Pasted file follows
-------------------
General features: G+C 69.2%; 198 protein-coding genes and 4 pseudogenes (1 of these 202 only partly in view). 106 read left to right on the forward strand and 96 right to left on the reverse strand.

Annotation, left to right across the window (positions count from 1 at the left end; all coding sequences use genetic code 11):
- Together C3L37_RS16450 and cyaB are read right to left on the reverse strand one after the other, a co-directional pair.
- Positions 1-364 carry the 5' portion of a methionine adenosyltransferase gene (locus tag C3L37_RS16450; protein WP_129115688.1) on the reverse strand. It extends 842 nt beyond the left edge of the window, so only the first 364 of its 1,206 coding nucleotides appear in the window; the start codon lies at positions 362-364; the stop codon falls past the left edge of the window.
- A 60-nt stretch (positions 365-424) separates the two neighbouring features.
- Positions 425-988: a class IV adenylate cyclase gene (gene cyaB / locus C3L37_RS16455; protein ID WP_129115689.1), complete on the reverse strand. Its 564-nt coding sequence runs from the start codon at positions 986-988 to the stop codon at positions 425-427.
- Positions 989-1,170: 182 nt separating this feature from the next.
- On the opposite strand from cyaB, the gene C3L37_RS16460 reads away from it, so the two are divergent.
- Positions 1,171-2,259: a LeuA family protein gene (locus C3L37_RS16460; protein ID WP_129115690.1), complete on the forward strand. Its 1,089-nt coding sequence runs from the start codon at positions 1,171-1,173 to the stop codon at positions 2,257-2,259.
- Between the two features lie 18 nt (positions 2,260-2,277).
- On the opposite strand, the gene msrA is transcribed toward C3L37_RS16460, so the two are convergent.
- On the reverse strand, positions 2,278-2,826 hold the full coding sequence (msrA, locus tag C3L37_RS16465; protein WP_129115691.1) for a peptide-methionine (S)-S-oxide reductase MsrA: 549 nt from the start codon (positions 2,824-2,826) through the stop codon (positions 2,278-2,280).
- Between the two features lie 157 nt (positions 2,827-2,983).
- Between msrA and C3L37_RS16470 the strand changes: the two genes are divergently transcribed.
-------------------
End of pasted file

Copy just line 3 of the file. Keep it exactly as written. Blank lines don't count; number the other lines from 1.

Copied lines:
- Together C3L37_RS16450 and cyaB are read right to left on the reverse strand one after the other, a co-directional pair.